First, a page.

Yawn, the same old misinformation. Don't you just love it when people wheel out 5 year old boilerplate myths.
Windows 7 comes with a firewall and if it weren't for all the antitrust issues they would have included their own antivirus / antispyware too. As it is you can download MS Security essentials which is more than adequate for general purpose use.
Besides, a bog standard (NAT) home router blocks out 99.9% of all attacks almost out of the box. The only thing that really left is trojans and phising which other OSs are equally prone to.
I have a great respect for Linux. In fact if things were different I might have gone that route but it's not the operating system that make Windows what it is, it's the apps and frankly, most Linux apps are second rate. I've spent over 20 years in IT and I've tried a couple of times to move over to Linux but I'm always brought back because a) the Linux apps just don't work as well and b) because I've built up a heck of a lot of knowledge on Windows apps and I'm, not going to ditch all that and start again.
I also think Android is a great smartphone OS and whilst I can imagine owning an Android Tablet to mooch around the house on, but I still can't imagine it on my main desktop at home. It's far too limiting. Chrome by all accounts will be even more restrictive in features and require an internet connection.
I support small businesses running PCs of all sorts (Windows, Macs & Linux) and the number one issue they have is due to internet problems of one sort or another. I would not want to be in a situation where I couldn't even type out a letter, run an accounts package or do some spreadsheet work if the connection suddenly went down.
Chrome may be getting ready for the internet but the internet is certainly not ready for Chrome.
Google are going back to the 'mainframe'. Chrome OS is basically nothing more than a thin client OS. Google has the servers onsite so going the Chrome OS route inhouse makes total sense. I'm just not sure there will be enough flexibility in the system for all the small & medium sized businesses out there.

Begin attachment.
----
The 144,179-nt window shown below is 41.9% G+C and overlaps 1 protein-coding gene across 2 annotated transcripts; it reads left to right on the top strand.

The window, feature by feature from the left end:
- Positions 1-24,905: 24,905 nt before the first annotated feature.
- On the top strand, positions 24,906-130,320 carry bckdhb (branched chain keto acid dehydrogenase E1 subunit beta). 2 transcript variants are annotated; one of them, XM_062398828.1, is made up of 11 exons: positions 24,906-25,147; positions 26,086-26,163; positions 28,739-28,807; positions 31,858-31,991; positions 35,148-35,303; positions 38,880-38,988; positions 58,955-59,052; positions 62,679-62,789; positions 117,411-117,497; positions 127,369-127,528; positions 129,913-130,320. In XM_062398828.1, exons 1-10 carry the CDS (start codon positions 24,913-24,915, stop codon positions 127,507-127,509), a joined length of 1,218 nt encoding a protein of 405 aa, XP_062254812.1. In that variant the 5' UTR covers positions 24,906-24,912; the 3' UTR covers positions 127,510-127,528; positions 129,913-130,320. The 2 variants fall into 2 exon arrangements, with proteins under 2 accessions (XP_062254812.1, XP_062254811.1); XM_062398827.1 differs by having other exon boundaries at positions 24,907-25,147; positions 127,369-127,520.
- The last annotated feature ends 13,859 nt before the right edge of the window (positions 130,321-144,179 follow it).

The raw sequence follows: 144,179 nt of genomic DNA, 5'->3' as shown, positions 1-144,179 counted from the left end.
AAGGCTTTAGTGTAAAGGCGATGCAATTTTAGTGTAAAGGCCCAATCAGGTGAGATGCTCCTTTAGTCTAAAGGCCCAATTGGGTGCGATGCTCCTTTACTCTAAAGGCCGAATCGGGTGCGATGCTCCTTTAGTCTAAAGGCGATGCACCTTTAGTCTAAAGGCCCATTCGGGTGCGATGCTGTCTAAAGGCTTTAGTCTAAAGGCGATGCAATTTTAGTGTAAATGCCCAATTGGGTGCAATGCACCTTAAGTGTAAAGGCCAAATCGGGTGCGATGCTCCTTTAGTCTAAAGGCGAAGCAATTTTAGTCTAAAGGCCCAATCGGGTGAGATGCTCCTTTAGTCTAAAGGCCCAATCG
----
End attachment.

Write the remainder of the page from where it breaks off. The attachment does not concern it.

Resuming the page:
I'm worried about Chrome OS as a philosophy too. If you take thing to the logical end, this will mean Google will own all your apps and hold all your data. Where does the application developer fit into this? If you were a developer be happy with one outfit controlling what you could or could not distribute?
Lastly, If you thought Microsoft's monopoly was bad, just wait five years and see how bad it's going to get when Google, Apple (and Microsoft) really start locking things down. They all talk of 'standards' but they're all trying to differentiate, through fair means and foul and I believe there's going to be a massive issue of top level fragmentation which is going to hurt businesss and especially small developers. The web is about to be chopped into pieces and Business will end up having to pay three times (or more) to make sure they're connected to everything.
(not one for sticking to a point and much prefers a good ol ramble)
My shiny new MacBook Air comes with the firewall off _by default_ - a situation not seen in the Windows world since XPSP2.
"Does anybody dare to connect a fully patched windows install to the internet, without it running
1) a firewall
That's a load of crap, you'd have to deliberately disable the firewall first anyway and I doubt there are that many known unpatched remote execution and elevation exploits out there for this to be possible.
What you are actually doing is quoting ~5 year old anti-MS propaganda where someone would use a pre SP1 disk with no patches half a decade after release and then be all surprised when they got rooted in 5 minutes.
Do try to keep up.